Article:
Tarun:

Sure. I think it’s been obviously at a personal level and as a country obviously the pandemic has been fairly bad for a lot of people. On the business side though I think things started off fairly negatively. I remember back in March speaking to portfolio founders almost every day and there was a lot of uncertainty. I think that continued through early times of lockdown maybe April-May everybody was just focused on survival, everybody was just focused on cutting burn, extending runway, all the stuff that we’ve spoken about and read about. And then I think there was -- I think I first started picking up these signals I guess from the US where there was this very famous chart where we’ve seen three decades and three months which showed the sort of ecommerce penetration for Amazon and several other companies and how that had picked up. And I think it quickly became clear that we were seeing early signs of something similar happening in India. It was more obvious in some sectors like Ed tech and gaming and health tech and some of these but I think it’s really interesting how it isn’t written about as much in India yet but I think we’re seeing very similar signs happening in India. I’ll give you an example, I spoke to a ecommerce start up founder just this morning, It’s a mid-sized company, obviously I can’t share the name and I’ll tell you why, his business was at zero all of April and May. Okay, and this is the company which raised between $50-100 million. Okay, he told me he has been growing 50 percent month on month for the last three months since July since the business has restarted. He will hit a billion dollars in annualized GMV next month, from zero in April and May. He will be 3x of what he was pre-Covid and he’s grown back quickly. So Feb versus October will be more than 3x. And the best part is he’s been cash flow positive for the last four months, he had no idea how the business would make money back in February. They were burning money at a contribution level and I think when I speak to a lot of founders even in sort of non Ed tech domains I’m seeing very similar sort of experience saying businesses now look better especially on the unit economics front things are better and because essentially all the incentives have gone away, all the discounts have gone away or at least they’re massively reduced. So I think that’s one big thing. I think the second thing is I think there is a recognition that those who have really hustled through the last three or four months and have basically been very nimble in figuring out alternate revenue models, alternate consumer acquisition channels I think a lot of them are seeing the benefits of that today.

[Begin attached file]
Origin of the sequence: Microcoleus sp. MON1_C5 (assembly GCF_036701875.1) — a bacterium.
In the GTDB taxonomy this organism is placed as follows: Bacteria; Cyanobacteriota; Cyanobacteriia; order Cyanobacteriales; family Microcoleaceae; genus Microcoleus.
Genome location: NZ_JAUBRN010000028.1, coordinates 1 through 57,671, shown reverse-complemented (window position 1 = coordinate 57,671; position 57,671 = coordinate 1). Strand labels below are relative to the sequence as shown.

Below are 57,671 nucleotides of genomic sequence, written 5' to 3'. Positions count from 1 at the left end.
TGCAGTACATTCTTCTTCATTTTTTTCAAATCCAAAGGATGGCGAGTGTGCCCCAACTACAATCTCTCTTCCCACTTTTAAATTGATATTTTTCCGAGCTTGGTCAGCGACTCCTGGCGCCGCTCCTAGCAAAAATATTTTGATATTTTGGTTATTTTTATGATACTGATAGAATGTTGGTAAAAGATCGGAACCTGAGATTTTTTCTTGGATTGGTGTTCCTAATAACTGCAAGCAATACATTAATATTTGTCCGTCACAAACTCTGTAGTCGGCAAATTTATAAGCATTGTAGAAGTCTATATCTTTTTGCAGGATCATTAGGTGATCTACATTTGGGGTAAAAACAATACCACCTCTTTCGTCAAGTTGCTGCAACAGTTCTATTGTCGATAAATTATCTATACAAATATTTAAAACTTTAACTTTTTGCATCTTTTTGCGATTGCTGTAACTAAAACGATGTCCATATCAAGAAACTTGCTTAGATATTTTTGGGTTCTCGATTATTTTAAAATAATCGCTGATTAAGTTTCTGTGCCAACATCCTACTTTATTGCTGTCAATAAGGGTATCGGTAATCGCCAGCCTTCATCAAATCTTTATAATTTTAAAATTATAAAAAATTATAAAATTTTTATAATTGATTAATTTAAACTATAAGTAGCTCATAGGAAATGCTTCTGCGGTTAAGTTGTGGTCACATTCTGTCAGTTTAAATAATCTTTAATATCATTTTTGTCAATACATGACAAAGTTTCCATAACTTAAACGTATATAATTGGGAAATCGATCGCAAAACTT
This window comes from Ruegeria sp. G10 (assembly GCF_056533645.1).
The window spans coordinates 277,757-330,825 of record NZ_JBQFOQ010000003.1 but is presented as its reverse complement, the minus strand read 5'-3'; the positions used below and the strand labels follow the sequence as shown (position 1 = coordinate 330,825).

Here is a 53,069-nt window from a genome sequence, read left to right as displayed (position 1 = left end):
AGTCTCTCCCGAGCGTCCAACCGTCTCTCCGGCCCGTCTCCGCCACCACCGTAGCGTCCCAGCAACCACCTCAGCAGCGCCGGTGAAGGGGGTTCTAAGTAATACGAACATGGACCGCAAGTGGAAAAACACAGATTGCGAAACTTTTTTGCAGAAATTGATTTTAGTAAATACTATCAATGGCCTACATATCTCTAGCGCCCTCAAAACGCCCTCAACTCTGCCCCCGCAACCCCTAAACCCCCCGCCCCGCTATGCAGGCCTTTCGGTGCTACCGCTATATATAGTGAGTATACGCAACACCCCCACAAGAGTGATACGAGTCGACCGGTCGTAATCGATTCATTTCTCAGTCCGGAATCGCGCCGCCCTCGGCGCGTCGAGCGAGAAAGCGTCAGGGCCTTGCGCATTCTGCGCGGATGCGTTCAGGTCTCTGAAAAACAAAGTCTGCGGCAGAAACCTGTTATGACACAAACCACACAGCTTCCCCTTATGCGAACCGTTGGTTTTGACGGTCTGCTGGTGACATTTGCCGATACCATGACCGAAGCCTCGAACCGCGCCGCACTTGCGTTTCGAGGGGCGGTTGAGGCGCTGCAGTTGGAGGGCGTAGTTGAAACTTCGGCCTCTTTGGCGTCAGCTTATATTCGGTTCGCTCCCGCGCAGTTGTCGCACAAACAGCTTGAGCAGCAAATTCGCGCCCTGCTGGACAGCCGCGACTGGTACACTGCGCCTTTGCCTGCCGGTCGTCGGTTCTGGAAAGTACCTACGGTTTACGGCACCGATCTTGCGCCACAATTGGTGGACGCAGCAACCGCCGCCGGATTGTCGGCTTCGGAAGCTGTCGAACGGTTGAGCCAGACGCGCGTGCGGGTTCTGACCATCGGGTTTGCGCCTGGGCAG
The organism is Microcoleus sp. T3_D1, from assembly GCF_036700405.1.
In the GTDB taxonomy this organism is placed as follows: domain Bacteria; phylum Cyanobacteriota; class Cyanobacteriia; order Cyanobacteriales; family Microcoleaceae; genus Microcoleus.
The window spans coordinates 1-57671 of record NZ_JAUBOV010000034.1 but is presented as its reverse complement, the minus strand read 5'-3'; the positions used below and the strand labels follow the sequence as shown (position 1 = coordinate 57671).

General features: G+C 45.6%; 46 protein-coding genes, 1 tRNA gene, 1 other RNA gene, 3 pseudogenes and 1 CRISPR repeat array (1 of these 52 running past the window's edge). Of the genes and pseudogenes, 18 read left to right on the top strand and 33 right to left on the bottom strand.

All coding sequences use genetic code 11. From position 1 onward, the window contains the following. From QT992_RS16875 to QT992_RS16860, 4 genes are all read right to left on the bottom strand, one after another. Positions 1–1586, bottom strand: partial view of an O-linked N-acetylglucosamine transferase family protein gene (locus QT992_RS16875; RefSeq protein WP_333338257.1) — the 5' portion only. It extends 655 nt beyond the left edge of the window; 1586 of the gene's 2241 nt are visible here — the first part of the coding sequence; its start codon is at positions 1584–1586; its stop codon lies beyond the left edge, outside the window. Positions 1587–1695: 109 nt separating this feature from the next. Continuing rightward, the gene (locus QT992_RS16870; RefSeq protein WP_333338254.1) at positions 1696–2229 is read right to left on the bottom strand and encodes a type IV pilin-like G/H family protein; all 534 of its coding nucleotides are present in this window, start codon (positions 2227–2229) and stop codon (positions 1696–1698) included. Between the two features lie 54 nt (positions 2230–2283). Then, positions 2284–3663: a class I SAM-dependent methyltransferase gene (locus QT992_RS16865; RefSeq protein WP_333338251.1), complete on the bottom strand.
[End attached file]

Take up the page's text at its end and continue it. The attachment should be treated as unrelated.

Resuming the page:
Samidha:       

Amrish, you want to talk a little about what really is propelling this growth because like I said I mean the macroeconomic indicators and the real economy is in complete shambles at this point. So what is giving a lot of these businesses the traction, is it only the digital edge, what is happening.

Amrish: